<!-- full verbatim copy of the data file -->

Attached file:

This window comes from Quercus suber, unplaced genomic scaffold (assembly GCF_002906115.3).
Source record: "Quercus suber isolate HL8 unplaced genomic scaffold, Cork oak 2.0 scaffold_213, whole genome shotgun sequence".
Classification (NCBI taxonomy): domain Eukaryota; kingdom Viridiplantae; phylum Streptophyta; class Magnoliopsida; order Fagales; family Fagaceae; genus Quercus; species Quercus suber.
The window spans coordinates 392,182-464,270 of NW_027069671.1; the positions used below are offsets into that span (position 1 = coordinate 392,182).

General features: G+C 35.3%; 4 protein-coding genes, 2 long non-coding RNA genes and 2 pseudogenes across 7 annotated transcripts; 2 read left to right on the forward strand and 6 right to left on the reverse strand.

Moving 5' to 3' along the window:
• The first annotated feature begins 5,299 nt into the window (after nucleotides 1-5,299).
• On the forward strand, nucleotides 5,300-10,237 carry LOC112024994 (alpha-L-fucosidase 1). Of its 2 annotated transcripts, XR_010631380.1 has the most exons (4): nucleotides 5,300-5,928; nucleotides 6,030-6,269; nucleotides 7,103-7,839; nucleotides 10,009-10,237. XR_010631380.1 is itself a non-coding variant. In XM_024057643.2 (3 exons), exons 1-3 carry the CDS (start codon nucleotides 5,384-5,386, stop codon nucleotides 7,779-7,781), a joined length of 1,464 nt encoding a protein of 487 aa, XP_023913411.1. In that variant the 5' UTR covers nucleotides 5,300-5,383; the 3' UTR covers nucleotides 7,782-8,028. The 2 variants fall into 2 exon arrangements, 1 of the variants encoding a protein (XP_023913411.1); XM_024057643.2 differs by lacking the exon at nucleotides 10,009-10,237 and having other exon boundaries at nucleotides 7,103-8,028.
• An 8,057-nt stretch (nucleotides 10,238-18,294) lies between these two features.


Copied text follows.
This window comes from Quercus suber, unplaced genomic scaffold (assembly GCF_002906115.3).
Source record: "Quercus suber isolate HL8 unplaced genomic scaffold, Cork oak 2.0 scaffold_213, whole genome shotgun sequence".
Classification (NCBI taxonomy): domain Eukaryota; kingdom Viridiplantae; phylum Streptophyta; class Magnoliopsida; order Fagales; family Fagaceae; genus Quercus; species Quercus suber.
The window spans coordinates 392,182-464,270 of NW_027069671.1; the positions used below are offsets into that span (position 1 = coordinate 392,182).

General features: G+C 35.3%; 4 protein-coding genes, 2 long non-coding RNA genes and 2 pseudogenes across 7 annotated transcripts; 2 read left to right on the forward strand and 6 right to left on the reverse strand.

Moving 5' to 3' along the window:
• The first annotated feature begins 5,299 nt into the window (after nucleotides 1-5,299).
• On the forward strand, nucleotides 5,300-10,237 carry LOC112024994 (alpha-L-fucosidase 1). Of its 2 annotated transcripts, XR_010631380.1 has the most exons (4): nucleotides 5,300-5,928; nucleotides 6,030-6,269; nucleotides 7,103-7,839; nucleotides 10,009-10,237. XR_010631380.1 is itself a non-coding variant. In XM_024057643.2 (3 exons), exons 1-3 carry the CDS (start codon nucleotides 5,384-5,386, stop codon nucleotides 7,779-7,781), a joined length of 1,464 nt encoding a protein of 487 aa, XP_023913411.1. In that variant the 5' UTR covers nucleotides 5,300-5,383; the 3' UTR covers nucleotides 7,782-8,028. The 2 variants fall into 2 exon arrangements, 1 of the variants encoding a protein (XP_023913411.1); XM_024057643.2 differs by lacking the exon at nucleotides 10,009-10,237 and having other exon boundaries at nucleotides 7,103-8,028.
• An 8,057-nt stretch (nucleotides 10,238-18,294) lies between these two features.